Essay on the peaceful use of atomic power


When towards the end of the Second World War the first atomic bomb blasted out of existence the peaceful and prosperous city of Hiroshima, and (6th August, 1945) without warning, the conscience of the world was stirred to its depth.

Since then the nightmare of the holocaust has been growing. More diabolic application of atomic power—in the form of nuclear weapons with incalculable powers of destruction—still poses a gruesome threat to the entire human civilization, though gradual destruction of nuclear bombs has been accepted by the UNO The full implications of the broadcast message to the world by the great Scientist—Albert Einstein in his last words to the conscience of scientists should be understood.

When Einstein was asked what weapons would be used in the next, i.e. third World War, the great scientist replied “the Fourth World War will be fought with stones and sticks.”


When “Atoms for Peace” Conference opened at Geneva, it seemed that we are on the threshold of a new era of world development. Scientists outlined plans to utilise atomic power for human welfare.

Pandit Nehru was shown in Soviet Russia big plants worked by atomic power. Similar experiments are going on in other countries, while politicians are meeting with the purpose of banning not merely atomic war, but war of all kinds. It is fitting that scientists should collaborate in pooling their brains for discovering all ways and means for the use of atomic power for peaceful purposes.

The need for the use of atomic power is, indeed, great. As the Chairman, of the Atomic Energy Conference Dr. Bhaba pointed out—the natural fuel resources of the world, the chief sources of power so long,—are fast dwindling. The tremendous growth of world population,—in geometrical progression,—and the increasing consumption of fuel have posed a serious problem. Modern industrial civilisation would be destroyed for want of fuel alone. Thus discovery of atomic energy offers a solution of this problem that would last for an indefinite period.

N. F. T.


Man must set himself to the task of utilising atomic power in order to maintain a uniform and material progress at level throughout the world. The primary duty of the scientists of the world today is, therefore, to co-operate for the total good of humanity. Dr. Bhaba declared, “In this matter our responsibility to humanity transcends our allegiance to any State.”

The need for using atomic power for peaceful ends is not less pressing in India. India has to explore her uranium and thorium resources and harness them for the production of Atomic Power, Plutonium power. India has already set up in the past decades a few atomic stations such as at Tarapore, Kalapakkam (Tamilnadu), Rudrasagar (Rajasthan) etc. which produce enriched or pure nuclear fuel. “Such stations have been economically located in areas of the country remote from coal-fields where there is an urgent demand for power which cannot be met in time from hydro-electric sources” (Bhava).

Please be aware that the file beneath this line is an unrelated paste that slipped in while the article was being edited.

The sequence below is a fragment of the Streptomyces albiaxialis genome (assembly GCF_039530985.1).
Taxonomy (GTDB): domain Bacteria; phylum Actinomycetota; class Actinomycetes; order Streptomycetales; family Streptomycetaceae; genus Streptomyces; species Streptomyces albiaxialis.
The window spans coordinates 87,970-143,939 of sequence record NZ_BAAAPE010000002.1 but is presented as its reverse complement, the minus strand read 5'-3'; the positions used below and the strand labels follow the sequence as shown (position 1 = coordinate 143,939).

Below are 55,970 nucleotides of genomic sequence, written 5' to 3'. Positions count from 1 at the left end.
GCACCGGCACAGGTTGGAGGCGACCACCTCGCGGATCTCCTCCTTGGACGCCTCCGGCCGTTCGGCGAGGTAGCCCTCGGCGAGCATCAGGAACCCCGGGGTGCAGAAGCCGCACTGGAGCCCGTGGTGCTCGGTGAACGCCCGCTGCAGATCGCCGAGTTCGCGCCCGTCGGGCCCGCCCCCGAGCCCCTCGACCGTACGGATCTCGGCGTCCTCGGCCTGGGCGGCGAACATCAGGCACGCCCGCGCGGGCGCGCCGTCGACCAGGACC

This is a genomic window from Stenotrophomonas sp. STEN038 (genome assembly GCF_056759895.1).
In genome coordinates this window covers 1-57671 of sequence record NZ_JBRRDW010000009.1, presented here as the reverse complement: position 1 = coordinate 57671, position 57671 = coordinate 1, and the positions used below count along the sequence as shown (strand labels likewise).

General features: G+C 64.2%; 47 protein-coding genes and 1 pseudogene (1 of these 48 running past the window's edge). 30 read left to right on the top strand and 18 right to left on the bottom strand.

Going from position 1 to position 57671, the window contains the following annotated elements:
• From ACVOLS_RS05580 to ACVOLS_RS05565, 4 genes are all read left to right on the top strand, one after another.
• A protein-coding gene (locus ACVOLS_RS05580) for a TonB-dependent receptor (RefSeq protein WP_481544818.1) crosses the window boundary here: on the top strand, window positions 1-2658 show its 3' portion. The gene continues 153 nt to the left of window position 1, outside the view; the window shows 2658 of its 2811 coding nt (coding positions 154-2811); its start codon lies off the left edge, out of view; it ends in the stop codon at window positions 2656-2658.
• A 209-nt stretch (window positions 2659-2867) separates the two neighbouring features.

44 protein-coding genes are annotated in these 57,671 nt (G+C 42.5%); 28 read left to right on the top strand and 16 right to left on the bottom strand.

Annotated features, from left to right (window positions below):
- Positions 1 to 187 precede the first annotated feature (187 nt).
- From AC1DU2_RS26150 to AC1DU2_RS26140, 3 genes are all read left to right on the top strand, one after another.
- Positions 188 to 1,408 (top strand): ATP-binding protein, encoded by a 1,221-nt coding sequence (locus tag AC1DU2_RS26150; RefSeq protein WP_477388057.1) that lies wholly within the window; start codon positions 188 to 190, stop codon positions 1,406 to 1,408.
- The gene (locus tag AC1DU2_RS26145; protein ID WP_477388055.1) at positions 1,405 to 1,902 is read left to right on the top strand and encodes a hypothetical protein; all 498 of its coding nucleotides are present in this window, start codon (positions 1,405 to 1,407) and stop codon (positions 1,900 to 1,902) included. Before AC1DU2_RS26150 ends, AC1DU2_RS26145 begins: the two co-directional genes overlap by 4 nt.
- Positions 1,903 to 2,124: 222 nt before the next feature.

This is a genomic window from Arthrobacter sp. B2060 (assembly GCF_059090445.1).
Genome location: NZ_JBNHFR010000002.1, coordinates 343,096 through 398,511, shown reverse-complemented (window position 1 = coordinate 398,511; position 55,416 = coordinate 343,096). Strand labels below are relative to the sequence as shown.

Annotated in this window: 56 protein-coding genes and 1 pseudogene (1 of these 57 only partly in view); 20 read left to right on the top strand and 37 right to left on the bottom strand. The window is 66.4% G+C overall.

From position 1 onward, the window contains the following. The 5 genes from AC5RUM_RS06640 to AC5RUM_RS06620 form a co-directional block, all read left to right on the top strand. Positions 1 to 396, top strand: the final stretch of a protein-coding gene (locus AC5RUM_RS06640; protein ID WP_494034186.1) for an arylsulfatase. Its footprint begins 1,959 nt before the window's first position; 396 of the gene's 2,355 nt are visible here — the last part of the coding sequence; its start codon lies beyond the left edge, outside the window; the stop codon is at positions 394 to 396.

The advantages of using nuclear power are manifest. Coal belt is confined to particular areas and have to be mined and transported at a great cost. Hydro-electric power necessitates the construction of storage dams that not only involve huge cost but displacement of large population as has been done for erecting the Narmada dam. But a nuclear station can be set up almost at any place (with facilities for turning heavy water). The capital expenditure for setting up these stations would be great indeed, but the subsequent cost is compara­tively minor. The secrecy that was used to be maintained over atomic discoveries in war-time is no longer required. This makes interna­tional co-operation more practicable. But such stations should be set up in safer zones—in areas far away from inhabited localities, to avoid distress that overtook at Chernabil in former Soviet Union and California in USA.

As Chairman of the Geneva Conference, Dr. Bhava, predicted: “a method will be found for liberating fusion energy in a controlled manner within the next decades.” “While that happens, the energy problem of the world would have been truly solved forever, for the fuel will be as plentiful as the heavy hydrogen in the world.” The atomic age will see a total abolition of war and an era of peaceful co-existence based on uniform prosperity for all parts of the world.

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